For more than 2 centuries, experts have been focusing their attentions on the psychological health of the people. In the past, there was no shortage of influential persons who suffered from serious psychological problems that were not treated correctly.
Medics from the past used to pour ice cold water over people showing an abnormal mental state. More violent patients were wrapped in chains, while some of them were tied to special beds that spun at 100 rpm, until the patient became completely helpless.
The first person bold enough to claim that mentally ill people deserved normal treatment was the French physician Philippe Pinel. After the French Revolution, he removed the chains from his patients at the hospital he worked in. After this change, the state of many of them improved.
The German philosopher and writer Frederich Nietzsche, known for his copious works that had to do with human behavior, suffered from serious psychological problems.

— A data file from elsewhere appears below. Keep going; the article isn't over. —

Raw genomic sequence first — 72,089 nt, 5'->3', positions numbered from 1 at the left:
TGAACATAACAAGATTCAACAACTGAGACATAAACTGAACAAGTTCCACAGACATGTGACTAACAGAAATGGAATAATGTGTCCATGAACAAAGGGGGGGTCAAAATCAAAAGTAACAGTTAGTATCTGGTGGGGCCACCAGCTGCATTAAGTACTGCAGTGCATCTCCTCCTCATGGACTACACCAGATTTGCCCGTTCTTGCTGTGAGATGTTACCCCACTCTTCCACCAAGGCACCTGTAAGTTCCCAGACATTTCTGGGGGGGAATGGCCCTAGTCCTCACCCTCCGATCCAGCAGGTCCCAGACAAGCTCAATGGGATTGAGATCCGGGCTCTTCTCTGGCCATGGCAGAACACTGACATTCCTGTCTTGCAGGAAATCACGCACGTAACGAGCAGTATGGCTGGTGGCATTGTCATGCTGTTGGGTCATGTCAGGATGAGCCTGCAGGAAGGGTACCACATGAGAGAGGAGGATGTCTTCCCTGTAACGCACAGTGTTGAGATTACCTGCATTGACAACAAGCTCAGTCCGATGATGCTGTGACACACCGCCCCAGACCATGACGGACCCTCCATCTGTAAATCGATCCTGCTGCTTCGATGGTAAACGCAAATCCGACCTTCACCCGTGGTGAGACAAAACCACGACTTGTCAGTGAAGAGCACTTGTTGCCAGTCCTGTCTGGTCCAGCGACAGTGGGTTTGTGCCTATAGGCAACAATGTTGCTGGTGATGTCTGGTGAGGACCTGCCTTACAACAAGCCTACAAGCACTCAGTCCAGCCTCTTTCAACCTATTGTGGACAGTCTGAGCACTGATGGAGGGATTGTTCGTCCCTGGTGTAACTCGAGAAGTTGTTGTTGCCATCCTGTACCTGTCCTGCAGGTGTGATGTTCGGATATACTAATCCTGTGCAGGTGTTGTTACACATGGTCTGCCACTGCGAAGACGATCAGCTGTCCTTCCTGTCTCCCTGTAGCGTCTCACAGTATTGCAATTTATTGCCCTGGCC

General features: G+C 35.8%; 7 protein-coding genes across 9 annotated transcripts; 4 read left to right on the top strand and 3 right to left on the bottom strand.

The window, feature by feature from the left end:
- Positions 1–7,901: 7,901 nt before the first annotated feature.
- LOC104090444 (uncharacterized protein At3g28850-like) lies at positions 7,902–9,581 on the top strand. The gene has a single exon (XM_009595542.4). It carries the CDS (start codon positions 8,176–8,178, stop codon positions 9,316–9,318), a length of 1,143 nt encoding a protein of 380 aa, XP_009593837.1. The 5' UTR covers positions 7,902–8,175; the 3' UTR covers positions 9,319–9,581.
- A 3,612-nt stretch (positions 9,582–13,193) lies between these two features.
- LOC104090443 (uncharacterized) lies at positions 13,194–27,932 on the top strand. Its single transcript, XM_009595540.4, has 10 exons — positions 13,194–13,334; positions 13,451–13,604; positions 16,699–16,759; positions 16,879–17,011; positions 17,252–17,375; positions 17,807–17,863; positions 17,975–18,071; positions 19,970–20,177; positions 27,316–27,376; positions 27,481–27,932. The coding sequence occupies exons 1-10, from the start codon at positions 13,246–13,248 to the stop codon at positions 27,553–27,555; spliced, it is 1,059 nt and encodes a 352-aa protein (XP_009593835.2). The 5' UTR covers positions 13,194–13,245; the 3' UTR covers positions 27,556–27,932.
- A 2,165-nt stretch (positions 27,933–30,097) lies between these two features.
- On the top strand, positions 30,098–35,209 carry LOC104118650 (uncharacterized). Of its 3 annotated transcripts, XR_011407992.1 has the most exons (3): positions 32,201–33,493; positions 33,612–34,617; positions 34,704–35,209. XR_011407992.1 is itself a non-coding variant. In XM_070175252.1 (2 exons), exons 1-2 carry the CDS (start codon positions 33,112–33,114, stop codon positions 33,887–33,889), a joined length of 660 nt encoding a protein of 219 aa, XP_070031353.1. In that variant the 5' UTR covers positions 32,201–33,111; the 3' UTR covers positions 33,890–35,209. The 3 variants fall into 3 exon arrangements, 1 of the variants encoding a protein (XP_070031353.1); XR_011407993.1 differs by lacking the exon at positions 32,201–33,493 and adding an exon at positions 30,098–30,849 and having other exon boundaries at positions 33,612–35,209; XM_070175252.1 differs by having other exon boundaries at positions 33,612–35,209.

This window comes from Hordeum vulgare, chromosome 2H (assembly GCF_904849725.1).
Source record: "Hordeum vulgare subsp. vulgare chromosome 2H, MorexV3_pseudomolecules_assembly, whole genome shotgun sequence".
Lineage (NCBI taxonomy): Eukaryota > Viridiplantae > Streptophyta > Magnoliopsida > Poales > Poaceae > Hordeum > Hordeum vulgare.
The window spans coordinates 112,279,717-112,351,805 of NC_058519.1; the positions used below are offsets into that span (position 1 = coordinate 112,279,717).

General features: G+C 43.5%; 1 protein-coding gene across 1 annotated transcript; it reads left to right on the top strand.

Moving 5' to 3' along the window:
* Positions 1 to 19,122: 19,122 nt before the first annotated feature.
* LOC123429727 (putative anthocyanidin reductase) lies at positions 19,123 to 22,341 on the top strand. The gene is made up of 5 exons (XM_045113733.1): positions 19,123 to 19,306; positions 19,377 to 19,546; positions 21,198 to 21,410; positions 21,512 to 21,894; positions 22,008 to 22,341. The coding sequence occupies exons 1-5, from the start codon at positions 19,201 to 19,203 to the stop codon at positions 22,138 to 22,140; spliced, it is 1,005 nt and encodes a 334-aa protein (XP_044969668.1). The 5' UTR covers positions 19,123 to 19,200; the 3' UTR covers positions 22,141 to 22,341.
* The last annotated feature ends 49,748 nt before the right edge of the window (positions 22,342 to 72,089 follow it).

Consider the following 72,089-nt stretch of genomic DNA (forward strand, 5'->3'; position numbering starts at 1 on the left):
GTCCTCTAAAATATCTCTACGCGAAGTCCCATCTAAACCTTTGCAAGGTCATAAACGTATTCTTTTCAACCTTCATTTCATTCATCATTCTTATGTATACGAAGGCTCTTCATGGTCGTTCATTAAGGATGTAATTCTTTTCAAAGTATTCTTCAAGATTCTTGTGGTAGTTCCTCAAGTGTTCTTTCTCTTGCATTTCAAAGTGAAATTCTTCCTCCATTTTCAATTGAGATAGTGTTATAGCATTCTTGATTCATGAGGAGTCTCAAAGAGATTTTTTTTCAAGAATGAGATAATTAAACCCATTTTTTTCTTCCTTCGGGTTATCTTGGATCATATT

According to one of the diagnoses, Nietzsche suffered from bipolar disorder, but this is debated and it is believed that he suffered from periodic psychosis, which is often accompanied by vascular dementia.
During one of his treatments in a psychiatric clinic, Nietzsche began drinking his urine using one of his boots and thought the guard was Otto von Bismarck.
The Russian writer Nikolai Gogol was also recorded as having psychological illnesses. Gogol and suffered from schizophrenia and severe depression.
The author of "Dead Souls" was convinced that his organs were positioned in an unusual way and that his stomach was turned upside down. The writer often had hallucinations, which led him to burn his works.
The German composer and pianist Robert Schumann, one of the most prominent representatives of the Romantic era, believed that he was being chased by talking chairs. The lack of mental stability made the parents of his wife, Clara Schumann, be opposed to their marriage.